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Emre Ozgen, Paul Sowden, Philippe Schyns; Flexible scale use is retinotopically specific. Journal of Vision 2002;2(7):202. doi: 10.1167/2.7.202.
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© ARVO (1962-2015); The Authors (2016-present)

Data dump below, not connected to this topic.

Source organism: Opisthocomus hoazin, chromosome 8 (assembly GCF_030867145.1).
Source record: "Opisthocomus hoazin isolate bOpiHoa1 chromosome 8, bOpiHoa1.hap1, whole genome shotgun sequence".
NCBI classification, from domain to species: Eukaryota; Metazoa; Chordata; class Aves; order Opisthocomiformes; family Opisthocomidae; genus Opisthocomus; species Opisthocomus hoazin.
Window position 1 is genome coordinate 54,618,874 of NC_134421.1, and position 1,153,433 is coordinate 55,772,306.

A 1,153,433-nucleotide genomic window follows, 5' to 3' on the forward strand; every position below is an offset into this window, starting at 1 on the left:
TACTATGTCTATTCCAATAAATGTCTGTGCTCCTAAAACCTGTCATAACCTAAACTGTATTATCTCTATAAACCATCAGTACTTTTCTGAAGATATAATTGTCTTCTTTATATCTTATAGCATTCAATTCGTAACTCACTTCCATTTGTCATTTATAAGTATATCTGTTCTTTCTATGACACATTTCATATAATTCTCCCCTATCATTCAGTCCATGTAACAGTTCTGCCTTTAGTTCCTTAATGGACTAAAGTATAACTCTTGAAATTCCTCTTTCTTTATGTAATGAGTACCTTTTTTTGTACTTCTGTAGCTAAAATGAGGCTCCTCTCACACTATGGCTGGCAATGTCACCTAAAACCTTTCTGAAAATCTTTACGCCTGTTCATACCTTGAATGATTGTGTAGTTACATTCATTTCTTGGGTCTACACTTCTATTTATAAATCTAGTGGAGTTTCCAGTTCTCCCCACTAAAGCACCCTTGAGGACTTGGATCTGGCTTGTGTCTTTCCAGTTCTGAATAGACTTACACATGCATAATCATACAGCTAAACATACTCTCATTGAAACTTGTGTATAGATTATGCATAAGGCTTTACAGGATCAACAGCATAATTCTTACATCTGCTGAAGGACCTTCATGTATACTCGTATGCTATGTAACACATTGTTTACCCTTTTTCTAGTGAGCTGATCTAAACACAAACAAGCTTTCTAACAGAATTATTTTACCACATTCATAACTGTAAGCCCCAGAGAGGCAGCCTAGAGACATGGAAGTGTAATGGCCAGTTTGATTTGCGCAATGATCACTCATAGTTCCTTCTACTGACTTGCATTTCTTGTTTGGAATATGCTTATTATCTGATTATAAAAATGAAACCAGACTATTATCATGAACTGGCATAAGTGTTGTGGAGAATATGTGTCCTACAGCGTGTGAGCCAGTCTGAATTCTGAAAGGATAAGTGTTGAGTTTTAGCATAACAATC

Humans are able to process spatial scale flexibly depending on task demands and prior knowledge (e.g. Schyns & Oliva (1999) Cognition, 69, 243–265). Could such ability be due to attentional modulation of early visual processing mechanisms such as spatial frequency (SF) channels (Sowden, Özgen & Schyns (2001) Perception, 30, s91)? Consistent with this, a series of experiments in our lab suggested that sensitization to spatial scale is retinal location specific. In a ‘sensitization’ stage observers were initially shown low or high-passed scenes, combined with noise at complementary SF's (e.g. Low SF (LSF) scene + High SF (HSF) noise), and asked to categorize them (beaches vs. cities, or highways vs. cities). During this stage, one type of sensitization image was consistently presented to each visual field (e.g. LSF scene + HSF noise on the left and HSF scene + LSF noise on the right; or v.v.). In a subsequent test stage, ‘hybrid’ images were interleaved among the sensitization stimuli. Hybrids combine a low-passed scene from one category with a high-passed scene from the alternative category. Observers showed a bias to report the category of the hybrid component that corresponded to the SF's that they were sensitized to in a particular retinal location. None of our observers reported seeing both components of a hybrid. Such retinotopic differentiation of scale use is consistent with observers having conscious access to spatial frequency channels. We show that our findings can emerge despite an overall low or high bias, and that this varies systematically as a function of the selected HSF and LSF filter cutoffvalues. This work was supported by BBSRC Grant No. 90/S131186 awarded to Paul Sowden & Philippe Schyns.
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